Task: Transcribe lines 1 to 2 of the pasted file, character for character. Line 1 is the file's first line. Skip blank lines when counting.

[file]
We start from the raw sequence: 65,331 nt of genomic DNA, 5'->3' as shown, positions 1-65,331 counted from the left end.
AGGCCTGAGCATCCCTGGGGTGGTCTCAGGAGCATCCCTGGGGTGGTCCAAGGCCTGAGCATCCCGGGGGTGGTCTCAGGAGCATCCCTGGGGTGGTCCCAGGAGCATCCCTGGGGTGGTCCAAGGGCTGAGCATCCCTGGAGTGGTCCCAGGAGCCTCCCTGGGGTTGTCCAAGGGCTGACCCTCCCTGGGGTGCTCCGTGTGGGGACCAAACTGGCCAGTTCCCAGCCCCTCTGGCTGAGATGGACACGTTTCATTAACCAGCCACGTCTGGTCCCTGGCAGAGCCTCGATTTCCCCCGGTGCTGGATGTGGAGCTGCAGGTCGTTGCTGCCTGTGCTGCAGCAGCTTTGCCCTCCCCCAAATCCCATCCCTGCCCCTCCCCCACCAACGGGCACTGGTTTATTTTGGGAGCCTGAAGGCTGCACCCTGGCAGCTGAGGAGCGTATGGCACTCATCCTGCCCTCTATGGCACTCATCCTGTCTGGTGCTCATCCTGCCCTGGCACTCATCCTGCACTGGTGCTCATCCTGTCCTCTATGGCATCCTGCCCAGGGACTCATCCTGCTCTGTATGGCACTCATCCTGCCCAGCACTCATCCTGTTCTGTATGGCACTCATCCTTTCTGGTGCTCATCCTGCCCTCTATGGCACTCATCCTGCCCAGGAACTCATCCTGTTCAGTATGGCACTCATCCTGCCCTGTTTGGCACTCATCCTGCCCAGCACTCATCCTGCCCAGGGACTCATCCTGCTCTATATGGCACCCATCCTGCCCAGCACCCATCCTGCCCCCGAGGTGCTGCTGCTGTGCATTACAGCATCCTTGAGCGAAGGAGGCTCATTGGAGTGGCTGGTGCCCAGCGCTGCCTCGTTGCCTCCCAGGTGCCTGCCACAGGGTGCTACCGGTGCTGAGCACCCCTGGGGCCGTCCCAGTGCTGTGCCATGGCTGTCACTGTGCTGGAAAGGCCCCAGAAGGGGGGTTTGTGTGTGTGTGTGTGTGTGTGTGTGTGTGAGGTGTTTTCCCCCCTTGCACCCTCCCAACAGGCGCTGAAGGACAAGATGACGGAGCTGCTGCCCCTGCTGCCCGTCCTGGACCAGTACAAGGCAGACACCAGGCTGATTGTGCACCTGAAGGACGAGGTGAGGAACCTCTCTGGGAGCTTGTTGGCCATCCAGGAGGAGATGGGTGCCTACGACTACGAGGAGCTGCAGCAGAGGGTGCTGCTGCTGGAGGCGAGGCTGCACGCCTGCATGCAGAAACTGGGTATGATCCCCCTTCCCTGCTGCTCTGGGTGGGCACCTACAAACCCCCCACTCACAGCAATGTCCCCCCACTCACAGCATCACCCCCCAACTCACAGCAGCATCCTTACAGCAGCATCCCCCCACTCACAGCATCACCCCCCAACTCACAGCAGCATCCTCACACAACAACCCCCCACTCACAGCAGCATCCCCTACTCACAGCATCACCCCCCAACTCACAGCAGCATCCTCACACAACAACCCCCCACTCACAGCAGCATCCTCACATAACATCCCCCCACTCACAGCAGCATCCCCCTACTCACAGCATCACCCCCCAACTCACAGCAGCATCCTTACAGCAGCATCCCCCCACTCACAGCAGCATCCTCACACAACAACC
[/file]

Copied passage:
We start from the raw sequence: 65,331 nt of genomic DNA, 5'->3' as shown, positions 1-65,331 counted from the left end.
AGGCCTGAGCATCCCTGGGGTGGTCTCAGGAGCATCCCTGGGGTGGTCCAAGGCCTGAGCATCCCGGGGGTGGTCTCAGGAGCATCCCTGGGGTGGTCCCAGGAGCATCCCTGGGGTGGTCCAAGGGCTGAGCATCCCTGGAGTGGTCCCAGGAGCCTCCCTGGGGTTGTCCAAGGGCTGACCCTCCCTGGGGTGCTCCGTGTGGGGACCAAACTGGCCAGTTCCCAGCCCCTCTGGCTGAGATGGACACGTTTCATTAACCAGCCACGTCTGGTCCCTGGCAGAGCCTCGATTTCCCCCGGTGCTGGATGTGGAGCTGCAGGTCGTTGCTGCCTGTGCTGCAGCAGCTTTGCCCTCCCCCAAATCCCATCCCTGCCCCTCCCCCACCAACGGGCACTGGTTTATTTTGGGAGCCTGAAGGCTGCACCCTGGCAGCTGAGGAGCGTATGGCACTCATCCTGCCCTCTATGGCACTCATCCTGTCTGGTGCTCATCCTGCCCTGGCACTCATCCTGCACTGGTGCTCATCCTGTCCTCTATGGCATCCTGCCCAGGGACTCATCCTGCTCTGTATGGCACTCATCCTGCCCAGCACTCATCCTGTTCTGTATGGCACTCATCCTTTCTGGTGCTCATCCTGCCCTCTATGGCACTCATCCTGCCCAGGAACTCATCCTGTTCAGTATGGCACTCATCCTGCCCTGTTTGGCACTCATCCTGCCCAGCACTCATCCTGCCCAGGGACTCATCCTGCTCTATATGGCACCCATCCTGCCCAGCACCCATCCTGCCCCCGAGGTGCTGCTGCTGTGCATTACAGCATCCTTGAGCGAAGGAGGCTCATTGGAGTGGCTGGTGCCCAGCGCTGCCTCGTTGCCTCCCAGGTGCCTGCCACAGGGTGCTACCGGTGCTGAGCACCCCTGGGGCCGTCCCAGTGCTGTGCCATGGCTGTCACTGTGCTGGAAAGGCCCCAGAAGGGGGGTTTGTGTGTGTGTGTGTGTGTGTGTGTGTGTGAGGTGTTTTCCCCCCTTGCACCCTCCCAACAGGCGCTGAAGGACAAGATGACGGAGCTGCTGCCCCTGCTGCCCGTCCTGGACCAGTACAAGGCAGACACCAGGCTGATTGTGCACCTGAAGGACGAGGTGAGGAACCTCTCTGGGAGCTTGTTGGCCATCCAGGAGGAGATGGGTGCCTACGACTACGAGGAGCTGCAGCAGAGGGTGCTGCTGCTGGAGGCGAGGCTGCACGCCTGCATGCAGAAACTGGGTATGATCCCCCTTCCCTGCTGCTCTGGGTGGGCACCTACAAACCCCCCACTCACAGCAATGTCCCCCCACTCACAGCATCACCCCCCAACTCACAGCAGCATCCTTACAGCAGCATCCCCCCACTCACAGCATCACCCCCCAACTCACAGCAGCATCCTCACACAACAACCCCCCACTCACAGCAGCATCCCCTACTCACAGCATCACCCCCCAACTCACAGCAGCATCCTCACACAACAACCCCCCACTCACAGCAGCATCCTCACATAACATCCCCCCACTCACAGCAGCATCCCCCTACTCACAGCATCACCCCCCAACTCACAGCAGCATCCTTACAGCAGCATCCCCCCACTCACAGCAGCATCCTCACACAACAACC